Mother’s guilt didn’t make a huge appearance in my life until I had my second and third child. Suddenly, responding to my eldest’s needs seemed increasingly impossible at times. We watched a lot of TV. She was told to wait a lot longer than most 20 month old babies. She had to co-sleep with Daddy mostly, sometimes even if she screamed for Mummy. Learning about gentle parenting made all of the rest of parenting ideal with 3 young children, it was possible to still be a kind, loving and connected Mum in spite of the challenges having 3 little ones brought. There were times though I felt like I wasn’t enough. That each of my babies deserved a Mum each, or something. That they didn’t deserve to wait for a breastfeed, or wait for me to play… Sometimes that waiting meant that the activity never even happened at all. This led me to write the following poem.
Poem: Guilty Feelings For My Eldest Baby
These words just aren’t enough when you fill me with so much love
I can’t write my feelings about you as my head feels like mush
My heart pounds with guilt, feeling like I’m less than you deserve
But I know that our lives will be on an upward curve
I did not expect to adore you as much as I do
As my mind keeps turning, it always turns to you
Sometimes I wonder if you could possibly have a clue
Because for now you are young, unknowing… and naive too
One day you will know what true love we have today
Long may it continue, along this life-long enchanting way
How I Feel Now, With Hindsight
My philosophy to our gentle parenting journey is based on ‘how would that have made me feel if my Mum had done that to me.’ Even the mistakes or imperfect parenting decisions I’ve made have all been part of my rocky mountain path to get to the smoother flats we coast on now. I still feel bad when my eldest daughter asks for Mummy to take her to bed and I’m needing to breastfeed one of the twins to sleep at the same time. However, on the flip side, I now realise her asking for Mummy means we have a strong connection that she wants me there.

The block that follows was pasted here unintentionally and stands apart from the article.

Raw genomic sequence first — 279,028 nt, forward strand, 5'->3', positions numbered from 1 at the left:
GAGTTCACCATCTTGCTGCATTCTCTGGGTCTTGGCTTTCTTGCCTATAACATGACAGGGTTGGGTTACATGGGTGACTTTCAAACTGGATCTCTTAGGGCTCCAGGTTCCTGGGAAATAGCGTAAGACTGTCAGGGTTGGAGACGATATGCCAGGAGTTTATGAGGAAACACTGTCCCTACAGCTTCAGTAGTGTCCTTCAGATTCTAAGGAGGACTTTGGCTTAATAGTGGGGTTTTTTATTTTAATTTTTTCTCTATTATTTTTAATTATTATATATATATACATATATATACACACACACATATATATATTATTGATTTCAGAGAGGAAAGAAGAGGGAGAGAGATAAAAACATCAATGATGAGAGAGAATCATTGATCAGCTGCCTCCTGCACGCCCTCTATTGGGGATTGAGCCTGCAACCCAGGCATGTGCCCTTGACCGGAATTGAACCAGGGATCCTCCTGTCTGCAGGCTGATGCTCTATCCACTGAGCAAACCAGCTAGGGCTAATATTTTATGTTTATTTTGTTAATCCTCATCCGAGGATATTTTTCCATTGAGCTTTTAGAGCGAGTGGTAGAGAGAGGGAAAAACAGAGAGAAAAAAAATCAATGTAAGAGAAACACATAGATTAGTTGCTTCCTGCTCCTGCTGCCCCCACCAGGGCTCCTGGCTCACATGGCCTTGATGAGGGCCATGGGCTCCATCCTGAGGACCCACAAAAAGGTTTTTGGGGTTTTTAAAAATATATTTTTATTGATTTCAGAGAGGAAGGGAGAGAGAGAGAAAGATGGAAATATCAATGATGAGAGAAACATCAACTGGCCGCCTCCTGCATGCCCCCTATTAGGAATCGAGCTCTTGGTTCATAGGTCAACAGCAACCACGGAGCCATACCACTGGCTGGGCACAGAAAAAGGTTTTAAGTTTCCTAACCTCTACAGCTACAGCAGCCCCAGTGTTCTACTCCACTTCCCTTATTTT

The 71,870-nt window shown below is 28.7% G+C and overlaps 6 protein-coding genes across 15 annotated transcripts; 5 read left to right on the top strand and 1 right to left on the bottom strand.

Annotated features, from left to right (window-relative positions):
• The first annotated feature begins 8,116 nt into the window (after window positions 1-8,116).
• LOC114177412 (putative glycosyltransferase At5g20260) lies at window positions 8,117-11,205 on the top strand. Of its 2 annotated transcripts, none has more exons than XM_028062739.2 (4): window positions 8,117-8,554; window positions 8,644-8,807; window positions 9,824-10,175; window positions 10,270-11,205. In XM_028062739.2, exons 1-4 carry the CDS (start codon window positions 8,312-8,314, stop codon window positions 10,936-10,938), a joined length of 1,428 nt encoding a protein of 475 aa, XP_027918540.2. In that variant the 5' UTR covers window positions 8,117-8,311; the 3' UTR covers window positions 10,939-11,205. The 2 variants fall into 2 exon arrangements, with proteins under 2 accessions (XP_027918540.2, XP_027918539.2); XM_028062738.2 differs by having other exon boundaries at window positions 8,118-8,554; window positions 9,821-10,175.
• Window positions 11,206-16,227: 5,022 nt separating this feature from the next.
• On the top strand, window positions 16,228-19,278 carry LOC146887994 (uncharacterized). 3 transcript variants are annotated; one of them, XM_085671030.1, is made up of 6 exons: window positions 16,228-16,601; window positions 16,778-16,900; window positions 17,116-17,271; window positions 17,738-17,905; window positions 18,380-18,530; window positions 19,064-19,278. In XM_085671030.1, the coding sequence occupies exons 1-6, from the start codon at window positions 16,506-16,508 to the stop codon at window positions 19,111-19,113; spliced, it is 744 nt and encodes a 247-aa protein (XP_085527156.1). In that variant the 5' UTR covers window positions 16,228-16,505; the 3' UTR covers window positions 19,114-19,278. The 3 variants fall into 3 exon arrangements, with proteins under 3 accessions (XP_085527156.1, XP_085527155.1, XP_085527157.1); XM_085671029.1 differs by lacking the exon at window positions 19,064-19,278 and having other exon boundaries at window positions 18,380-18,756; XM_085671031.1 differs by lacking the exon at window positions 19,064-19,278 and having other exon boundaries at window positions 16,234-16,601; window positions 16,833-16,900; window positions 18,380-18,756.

The above stage when I felt so helplessly sad for my daughter, taught her to have patience and empathy for her Mum and siblings. When she expressed her frustration, through physical hurt towards a baby, it taught me how to communicate empathetically with her so she could learn to ask for my help instead. If I had always been available to do the things she wanted as and when she asked, I may never have had the opportunity to help her learn these valuable life lessons. I also have taken these lessons in how to gently communicate with toddlers forward for interacting with the twins when they get frustrated too.
Now, in hindsight, I feel this was just a very small phase in the growth of our family. There’s no denying, it would have been ideal to have a doting granny available to help let my daughter get out or play. However, our family is us 5, through thick and thin. The vowes you make in marriage fit our family perfectly. “To have and to hold, from this day forward, for better, for worse, for richer, for poorer, in sickness and in health, until death do us part.” That is what our family are, there for each other for better and worse. When I couldn’t give my daughter a hug as I had 2 babies breastfeeding, she learnt to take me for my worst. When she threw a tantrum and hit her brother or sister in anger – I learnt to take her for her worst.
Nothing can beat that. It’s what everlasting love is, the situations may be imperfect but that’s ultimately what make us have even more love for each other. We’re more than blood. We’re beautiful memories forever etched in time. The odd shadow effects bring out the spectacular colours, life and love. Imagine how lifeless and uninteresting the Monet painting below would be without the shadow and dark areas to bring out the colours and vibrancy of the rest of the picture. The same can be said for raising our children – being perfect always may not give the depth and make the child feel so loved as when the colours are brought out stronger and bolder by some darker times.